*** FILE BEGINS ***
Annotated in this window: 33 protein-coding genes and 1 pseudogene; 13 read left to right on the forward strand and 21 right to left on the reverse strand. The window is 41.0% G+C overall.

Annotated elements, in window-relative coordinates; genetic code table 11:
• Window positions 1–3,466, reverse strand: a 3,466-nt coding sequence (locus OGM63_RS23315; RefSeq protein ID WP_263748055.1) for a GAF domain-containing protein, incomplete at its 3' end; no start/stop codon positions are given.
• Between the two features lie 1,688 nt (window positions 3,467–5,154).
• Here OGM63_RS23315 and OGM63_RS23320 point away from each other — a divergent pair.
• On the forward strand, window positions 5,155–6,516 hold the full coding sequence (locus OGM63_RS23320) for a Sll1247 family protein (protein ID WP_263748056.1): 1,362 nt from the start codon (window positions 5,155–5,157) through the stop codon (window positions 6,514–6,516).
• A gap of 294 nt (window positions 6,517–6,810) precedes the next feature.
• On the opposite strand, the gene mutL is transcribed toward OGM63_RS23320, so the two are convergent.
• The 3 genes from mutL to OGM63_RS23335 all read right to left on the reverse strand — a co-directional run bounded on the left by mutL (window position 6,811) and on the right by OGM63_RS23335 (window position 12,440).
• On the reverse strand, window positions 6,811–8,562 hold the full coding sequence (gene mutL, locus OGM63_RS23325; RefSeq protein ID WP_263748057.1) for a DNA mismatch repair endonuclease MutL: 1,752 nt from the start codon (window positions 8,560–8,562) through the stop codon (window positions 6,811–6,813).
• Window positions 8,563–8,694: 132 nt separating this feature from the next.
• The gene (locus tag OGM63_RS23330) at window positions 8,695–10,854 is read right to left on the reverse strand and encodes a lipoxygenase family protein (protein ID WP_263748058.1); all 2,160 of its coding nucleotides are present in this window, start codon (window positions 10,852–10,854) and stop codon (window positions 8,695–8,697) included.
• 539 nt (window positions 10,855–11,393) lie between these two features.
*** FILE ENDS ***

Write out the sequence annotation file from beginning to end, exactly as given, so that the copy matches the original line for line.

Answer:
Annotated in this window: 33 protein-coding genes and 1 pseudogene; 13 read left to right on the forward strand and 21 right to left on the reverse strand. The window is 41.0% G+C overall.

Annotated elements, in window-relative coordinates; genetic code table 11:
• Window positions 1–3,466, reverse strand: a 3,466-nt coding sequence (locus OGM63_RS23315; RefSeq protein ID WP_263748055.1) for a GAF domain-containing protein, incomplete at its 3' end; no start/stop codon positions are given.
• Between the two features lie 1,688 nt (window positions 3,467–5,154).
• Here OGM63_RS23315 and OGM63_RS23320 point away from each other — a divergent pair.
• On the forward strand, window positions 5,155–6,516 hold the full coding sequence (locus OGM63_RS23320) for a Sll1247 family protein (protein ID WP_263748056.1): 1,362 nt from the start codon (window positions 5,155–5,157) through the stop codon (window positions 6,514–6,516).
• A gap of 294 nt (window positions 6,517–6,810) precedes the next feature.
• On the opposite strand, the gene mutL is transcribed toward OGM63_RS23320, so the two are convergent.
• The 3 genes from mutL to OGM63_RS23335 all read right to left on the reverse strand — a co-directional run bounded on the left by mutL (window position 6,811) and on the right by OGM63_RS23335 (window position 12,440).
• On the reverse strand, window positions 6,811–8,562 hold the full coding sequence (gene mutL, locus OGM63_RS23325; RefSeq protein ID WP_263748057.1) for a DNA mismatch repair endonuclease MutL: 1,752 nt from the start codon (window positions 8,560–8,562) through the stop codon (window positions 6,811–6,813).
• Window positions 8,563–8,694: 132 nt separating this feature from the next.
• The gene (locus tag OGM63_RS23330) at window positions 8,695–10,854 is read right to left on the reverse strand and encodes a lipoxygenase family protein (protein ID WP_263748058.1); all 2,160 of its coding nucleotides are present in this window, start codon (window positions 10,852–10,854) and stop codon (window positions 8,695–8,697) included.
• 539 nt (window positions 10,855–11,393) lie between these two features.